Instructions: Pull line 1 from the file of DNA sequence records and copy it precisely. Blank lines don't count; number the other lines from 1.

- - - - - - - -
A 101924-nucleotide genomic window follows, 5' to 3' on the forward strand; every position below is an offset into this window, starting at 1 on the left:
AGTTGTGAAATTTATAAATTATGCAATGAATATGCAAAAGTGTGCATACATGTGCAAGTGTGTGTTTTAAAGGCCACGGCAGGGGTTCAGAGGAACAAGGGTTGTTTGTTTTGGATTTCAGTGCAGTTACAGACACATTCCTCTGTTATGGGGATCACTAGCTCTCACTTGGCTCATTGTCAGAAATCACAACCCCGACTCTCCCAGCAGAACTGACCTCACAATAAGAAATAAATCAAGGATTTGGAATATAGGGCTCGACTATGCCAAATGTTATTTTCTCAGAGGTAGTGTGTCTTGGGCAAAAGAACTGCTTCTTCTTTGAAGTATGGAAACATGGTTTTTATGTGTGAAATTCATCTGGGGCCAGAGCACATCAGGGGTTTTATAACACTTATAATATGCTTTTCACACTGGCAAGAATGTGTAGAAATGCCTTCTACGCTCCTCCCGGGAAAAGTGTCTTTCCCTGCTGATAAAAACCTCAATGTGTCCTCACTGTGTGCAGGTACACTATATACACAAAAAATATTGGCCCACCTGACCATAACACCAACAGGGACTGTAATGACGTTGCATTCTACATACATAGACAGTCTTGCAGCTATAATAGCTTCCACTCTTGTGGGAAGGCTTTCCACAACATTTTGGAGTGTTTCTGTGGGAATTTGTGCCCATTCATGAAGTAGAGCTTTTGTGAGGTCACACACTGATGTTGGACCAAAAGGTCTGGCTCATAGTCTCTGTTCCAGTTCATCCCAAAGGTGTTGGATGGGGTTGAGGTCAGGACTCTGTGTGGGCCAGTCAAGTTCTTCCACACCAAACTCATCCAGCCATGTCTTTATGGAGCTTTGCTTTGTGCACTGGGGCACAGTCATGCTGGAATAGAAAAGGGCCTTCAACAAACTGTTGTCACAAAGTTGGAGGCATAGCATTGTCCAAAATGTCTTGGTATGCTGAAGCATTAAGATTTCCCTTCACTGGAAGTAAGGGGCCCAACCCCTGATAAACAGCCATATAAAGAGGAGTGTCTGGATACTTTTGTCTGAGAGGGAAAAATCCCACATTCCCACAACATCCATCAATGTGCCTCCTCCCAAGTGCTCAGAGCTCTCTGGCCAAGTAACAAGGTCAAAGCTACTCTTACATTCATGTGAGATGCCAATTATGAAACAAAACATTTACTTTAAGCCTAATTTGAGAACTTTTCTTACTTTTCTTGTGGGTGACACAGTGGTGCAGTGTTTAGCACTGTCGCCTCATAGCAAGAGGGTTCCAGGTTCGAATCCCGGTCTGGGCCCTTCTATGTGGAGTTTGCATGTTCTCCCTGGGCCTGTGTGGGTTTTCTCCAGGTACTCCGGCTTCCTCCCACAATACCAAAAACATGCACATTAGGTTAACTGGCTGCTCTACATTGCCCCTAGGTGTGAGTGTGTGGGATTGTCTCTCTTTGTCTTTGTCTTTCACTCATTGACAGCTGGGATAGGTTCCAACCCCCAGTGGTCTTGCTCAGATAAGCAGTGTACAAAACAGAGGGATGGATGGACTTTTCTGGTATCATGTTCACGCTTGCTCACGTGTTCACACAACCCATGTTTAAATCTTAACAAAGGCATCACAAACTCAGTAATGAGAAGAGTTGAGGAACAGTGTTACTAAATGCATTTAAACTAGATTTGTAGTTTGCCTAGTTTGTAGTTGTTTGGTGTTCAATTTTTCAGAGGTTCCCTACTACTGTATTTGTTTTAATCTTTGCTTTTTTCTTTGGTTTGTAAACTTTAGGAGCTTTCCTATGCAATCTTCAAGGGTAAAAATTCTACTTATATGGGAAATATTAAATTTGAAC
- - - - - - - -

A 101924-nucleotide genomic window follows, 5' to 3' on the forward strand; every position below is an offset into this window, starting at 1 on the left: